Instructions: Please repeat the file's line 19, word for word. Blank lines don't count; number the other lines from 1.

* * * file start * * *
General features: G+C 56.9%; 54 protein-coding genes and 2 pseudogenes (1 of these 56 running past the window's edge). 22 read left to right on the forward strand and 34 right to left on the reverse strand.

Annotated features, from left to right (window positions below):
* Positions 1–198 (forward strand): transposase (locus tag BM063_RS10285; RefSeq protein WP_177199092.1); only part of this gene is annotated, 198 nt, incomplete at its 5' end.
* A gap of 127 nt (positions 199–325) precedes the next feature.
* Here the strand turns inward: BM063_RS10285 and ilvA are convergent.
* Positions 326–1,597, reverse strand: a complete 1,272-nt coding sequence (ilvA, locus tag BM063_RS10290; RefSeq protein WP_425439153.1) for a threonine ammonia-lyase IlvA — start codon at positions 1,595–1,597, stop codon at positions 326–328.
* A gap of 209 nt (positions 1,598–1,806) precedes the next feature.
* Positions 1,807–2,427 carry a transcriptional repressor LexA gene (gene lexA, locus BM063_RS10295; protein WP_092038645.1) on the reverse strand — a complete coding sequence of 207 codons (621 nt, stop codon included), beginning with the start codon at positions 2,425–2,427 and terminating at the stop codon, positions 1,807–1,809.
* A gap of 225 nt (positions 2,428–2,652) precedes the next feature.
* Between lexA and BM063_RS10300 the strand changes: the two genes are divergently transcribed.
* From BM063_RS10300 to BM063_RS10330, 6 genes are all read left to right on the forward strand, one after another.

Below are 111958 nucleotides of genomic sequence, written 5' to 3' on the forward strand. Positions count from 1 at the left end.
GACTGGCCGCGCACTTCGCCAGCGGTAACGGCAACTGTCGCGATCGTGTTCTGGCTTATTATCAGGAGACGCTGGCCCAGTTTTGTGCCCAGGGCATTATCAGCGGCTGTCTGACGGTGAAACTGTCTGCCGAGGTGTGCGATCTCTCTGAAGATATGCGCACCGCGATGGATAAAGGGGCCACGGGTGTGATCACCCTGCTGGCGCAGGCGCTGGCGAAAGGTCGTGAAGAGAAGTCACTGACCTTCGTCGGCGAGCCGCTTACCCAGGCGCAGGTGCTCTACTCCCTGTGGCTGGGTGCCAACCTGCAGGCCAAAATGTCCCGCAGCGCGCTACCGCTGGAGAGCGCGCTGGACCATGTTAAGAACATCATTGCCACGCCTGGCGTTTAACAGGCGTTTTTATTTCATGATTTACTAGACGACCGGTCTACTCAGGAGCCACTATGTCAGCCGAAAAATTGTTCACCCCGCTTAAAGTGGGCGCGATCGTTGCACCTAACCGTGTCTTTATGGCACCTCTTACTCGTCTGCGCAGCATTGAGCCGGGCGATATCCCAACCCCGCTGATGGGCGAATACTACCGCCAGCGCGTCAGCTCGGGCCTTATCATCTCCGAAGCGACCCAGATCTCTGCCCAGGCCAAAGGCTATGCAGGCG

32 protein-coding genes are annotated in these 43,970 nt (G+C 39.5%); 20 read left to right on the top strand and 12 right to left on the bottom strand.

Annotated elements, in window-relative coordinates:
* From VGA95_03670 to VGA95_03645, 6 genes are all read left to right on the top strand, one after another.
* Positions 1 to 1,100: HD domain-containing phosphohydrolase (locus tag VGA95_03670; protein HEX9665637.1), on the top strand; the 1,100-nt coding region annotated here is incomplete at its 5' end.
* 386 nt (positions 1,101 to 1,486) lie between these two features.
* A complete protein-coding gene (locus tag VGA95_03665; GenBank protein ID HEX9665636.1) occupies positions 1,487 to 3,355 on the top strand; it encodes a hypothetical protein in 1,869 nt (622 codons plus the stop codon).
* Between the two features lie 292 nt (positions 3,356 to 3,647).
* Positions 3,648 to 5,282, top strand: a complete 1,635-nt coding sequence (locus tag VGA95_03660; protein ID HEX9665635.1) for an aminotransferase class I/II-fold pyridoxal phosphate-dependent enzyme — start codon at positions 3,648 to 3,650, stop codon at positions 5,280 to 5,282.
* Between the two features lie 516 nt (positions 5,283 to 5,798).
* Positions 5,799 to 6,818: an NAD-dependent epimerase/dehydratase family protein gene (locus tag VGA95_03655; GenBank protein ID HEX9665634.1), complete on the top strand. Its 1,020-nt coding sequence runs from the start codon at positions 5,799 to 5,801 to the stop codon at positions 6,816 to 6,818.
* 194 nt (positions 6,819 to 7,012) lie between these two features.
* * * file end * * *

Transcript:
* A complete protein-coding gene (locus tag VGA95_03665; GenBank protein ID HEX9665636.1) occupies positions 1,487 to 3,355 on the top strand; it encodes a hypothetical protein in 1,869 nt (622 codons plus the stop codon).